Nauseous from eating fries, I washed it down to the best of my ability with the vanilla frosty, then hopped on the plane to Washington D.C. It was an oddly quick five hour flight - maybe due to the fact that I knocked out right as I fastened my seatbelt. Lola (my grandmother) had kindly booked my flight, yet I was nervous about making my connection with an one hour layover. Ready to bolt off the plane and sprint across the terminal, I was pleasantly surprised to find my flight to Rome was the next gate over. As I checked my messages, I learned that Lola and Lolo had not made their connection seeing as they drove to Baltimore, flew to Atlanta, then to JFK, then to Rome, all with hour and a half layovers. Anyway, it worked out; they got rerouted through Paris, and Caroline and I would meet up with them at the cruise terminal. 

I awkwardly waited for boarding to start by standing next to a charge station (all the seats were taken) seeing as I had depleted my battery on the previous flight and needed to have something to entertain me for the trip across the Atlantic. The charging station must be the equivalent to the water cooler at corporate offices because everyone was CHATTY. I kept getting asked questions about boarding, my art history bag, and Rome (????). I guess I looked knowledgeable?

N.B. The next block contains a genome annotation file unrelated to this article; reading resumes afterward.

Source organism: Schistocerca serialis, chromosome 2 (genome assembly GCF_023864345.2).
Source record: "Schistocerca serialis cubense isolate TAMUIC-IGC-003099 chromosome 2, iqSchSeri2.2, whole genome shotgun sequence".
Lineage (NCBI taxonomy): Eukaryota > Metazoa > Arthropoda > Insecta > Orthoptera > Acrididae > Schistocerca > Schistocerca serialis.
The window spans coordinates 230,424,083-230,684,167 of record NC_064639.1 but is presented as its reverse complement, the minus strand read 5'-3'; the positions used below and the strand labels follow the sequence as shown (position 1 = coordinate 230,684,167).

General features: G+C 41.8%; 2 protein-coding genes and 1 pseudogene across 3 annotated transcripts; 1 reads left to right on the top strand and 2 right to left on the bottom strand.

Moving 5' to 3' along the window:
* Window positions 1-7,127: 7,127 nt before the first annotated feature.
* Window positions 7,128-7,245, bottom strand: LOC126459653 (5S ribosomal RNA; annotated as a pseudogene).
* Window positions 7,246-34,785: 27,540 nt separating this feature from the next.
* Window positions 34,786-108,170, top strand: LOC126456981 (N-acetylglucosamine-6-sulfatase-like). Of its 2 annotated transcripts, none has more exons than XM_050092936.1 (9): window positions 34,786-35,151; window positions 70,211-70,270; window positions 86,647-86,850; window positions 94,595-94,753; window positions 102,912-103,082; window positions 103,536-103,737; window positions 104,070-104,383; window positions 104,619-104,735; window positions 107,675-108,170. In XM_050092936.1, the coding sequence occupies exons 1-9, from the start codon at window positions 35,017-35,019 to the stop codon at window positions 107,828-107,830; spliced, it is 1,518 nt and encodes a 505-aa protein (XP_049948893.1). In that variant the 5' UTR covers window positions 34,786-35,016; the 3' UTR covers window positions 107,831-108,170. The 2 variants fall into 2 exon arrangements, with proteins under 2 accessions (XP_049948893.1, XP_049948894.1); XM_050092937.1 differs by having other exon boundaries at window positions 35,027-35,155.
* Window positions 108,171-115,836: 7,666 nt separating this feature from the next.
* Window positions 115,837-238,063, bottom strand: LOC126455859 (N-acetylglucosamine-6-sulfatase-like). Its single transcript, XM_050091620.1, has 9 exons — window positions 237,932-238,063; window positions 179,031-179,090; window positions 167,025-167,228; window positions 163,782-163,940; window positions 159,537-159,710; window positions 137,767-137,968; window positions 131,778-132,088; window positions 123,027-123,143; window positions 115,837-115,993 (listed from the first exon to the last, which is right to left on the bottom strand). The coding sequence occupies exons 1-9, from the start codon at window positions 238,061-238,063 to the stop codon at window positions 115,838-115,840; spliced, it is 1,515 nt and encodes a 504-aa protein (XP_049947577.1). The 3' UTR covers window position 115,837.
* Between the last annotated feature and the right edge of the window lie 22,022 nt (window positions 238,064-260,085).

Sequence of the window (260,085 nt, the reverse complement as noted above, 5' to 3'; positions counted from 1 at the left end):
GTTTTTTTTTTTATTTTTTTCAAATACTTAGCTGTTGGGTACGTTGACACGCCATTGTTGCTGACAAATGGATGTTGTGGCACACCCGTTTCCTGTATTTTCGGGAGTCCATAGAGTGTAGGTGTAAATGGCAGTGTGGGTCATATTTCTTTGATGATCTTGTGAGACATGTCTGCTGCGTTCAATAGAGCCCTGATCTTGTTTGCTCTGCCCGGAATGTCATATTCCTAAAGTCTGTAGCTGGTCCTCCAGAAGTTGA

I was relieved to get onto the plane and escape the firing squad of strangers' questions. I settled into my window seat and observed the runways of Dulles Airport before answering the inquiries of Pam from Chicago who introduced herself and shook my hand. So much for losing the chatty Cathys. She asked about my travel plans (yep, 10 day cruise with my grandparents and aunt throughout the Mediterranean as a graduation gift) and shared her plan for living one month in Rome. Really really nice lady, but I was just blown away that she shook my hand before leaving the tarmac. I've NEVER had that happen before. And she settled down throughout the flight, but not before asking me to help her with airplane mode on her ipad and giving her honest review of Downton Abbey (it's a no from Pam y'all).